Were you surprised that the number of petitions increased?
I was. I don’t think anyone would have been too surprised if the number of H-1B petitions had decreased this year because the U.S. government took concrete actions in 2018 to make it unnecessarily difficult for U.S. firms to get their H-1B petitions approved. In fact, in some instances, the government has illegally made the H-1B review process lengthy, uncertain, and costly for U.S companies. I feel that the question the U.S. government is asking U.S. firms in regards to the H-1B program is: “Are you sure you want to try to hire a foreigner? I’m going to make you regret it if you try.” But once again U.S. firms answered, “Yes, I choose to hire and try to keep the international workers I need.”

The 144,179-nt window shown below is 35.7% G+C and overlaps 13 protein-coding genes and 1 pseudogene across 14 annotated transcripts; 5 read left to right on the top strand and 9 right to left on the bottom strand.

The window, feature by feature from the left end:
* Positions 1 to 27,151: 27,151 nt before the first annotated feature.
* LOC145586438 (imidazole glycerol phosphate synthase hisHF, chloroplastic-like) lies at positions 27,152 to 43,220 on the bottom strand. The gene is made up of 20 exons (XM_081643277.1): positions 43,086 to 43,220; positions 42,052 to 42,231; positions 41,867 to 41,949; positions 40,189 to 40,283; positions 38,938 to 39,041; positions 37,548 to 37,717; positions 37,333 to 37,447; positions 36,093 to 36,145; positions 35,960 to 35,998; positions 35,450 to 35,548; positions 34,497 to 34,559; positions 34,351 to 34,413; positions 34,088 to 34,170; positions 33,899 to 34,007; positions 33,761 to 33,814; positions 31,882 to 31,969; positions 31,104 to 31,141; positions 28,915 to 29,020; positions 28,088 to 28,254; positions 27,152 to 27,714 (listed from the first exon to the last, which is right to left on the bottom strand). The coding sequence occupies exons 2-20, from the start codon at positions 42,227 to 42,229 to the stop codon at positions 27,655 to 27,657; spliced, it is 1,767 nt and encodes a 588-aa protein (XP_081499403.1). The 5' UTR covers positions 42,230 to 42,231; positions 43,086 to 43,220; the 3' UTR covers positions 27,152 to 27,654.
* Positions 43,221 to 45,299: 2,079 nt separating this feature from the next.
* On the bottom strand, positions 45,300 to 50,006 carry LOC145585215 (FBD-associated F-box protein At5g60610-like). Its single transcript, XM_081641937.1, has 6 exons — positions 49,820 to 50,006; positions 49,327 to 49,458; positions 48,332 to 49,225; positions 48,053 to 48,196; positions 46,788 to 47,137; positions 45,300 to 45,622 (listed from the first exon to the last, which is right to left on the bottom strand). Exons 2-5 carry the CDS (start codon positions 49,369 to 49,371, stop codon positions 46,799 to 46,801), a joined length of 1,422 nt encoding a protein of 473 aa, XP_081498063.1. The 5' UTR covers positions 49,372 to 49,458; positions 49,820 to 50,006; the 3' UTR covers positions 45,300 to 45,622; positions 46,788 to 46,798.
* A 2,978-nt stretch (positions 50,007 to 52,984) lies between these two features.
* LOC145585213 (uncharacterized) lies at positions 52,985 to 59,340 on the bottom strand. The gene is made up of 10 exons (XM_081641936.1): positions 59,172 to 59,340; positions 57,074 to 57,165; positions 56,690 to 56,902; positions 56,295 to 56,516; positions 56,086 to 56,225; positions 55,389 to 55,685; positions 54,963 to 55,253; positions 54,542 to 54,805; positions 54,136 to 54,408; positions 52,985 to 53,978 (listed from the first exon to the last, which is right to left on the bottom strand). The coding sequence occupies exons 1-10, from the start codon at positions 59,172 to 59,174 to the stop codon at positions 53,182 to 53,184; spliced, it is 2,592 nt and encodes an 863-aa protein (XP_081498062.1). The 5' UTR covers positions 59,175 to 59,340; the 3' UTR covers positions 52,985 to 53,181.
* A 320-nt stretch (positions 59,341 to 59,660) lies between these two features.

Despite the increase in petitions, there are still only 85,000 H-1Bs issued, meaning demand is still much greater than supply. What do you make of this?
Unfortunately, nothing has changed in regards to the demand versus supply. There are still not enough H-1B visas to meet demand, meaning many of our international students currently on the payroll at various U.S. organizations will receive bad news from the H-1B lottery, and will probably have to leave their jobs. If Congress is paying attention to what’s happening, the only conclusion they can come to is that they must drastically increase the number of H-1B visas, or simply get rid of the cap all together.
A new H-1B rule just went into effect that favors applicants with a masters degree or higher. Should more international students with advanced degrees expect good news this year versus last?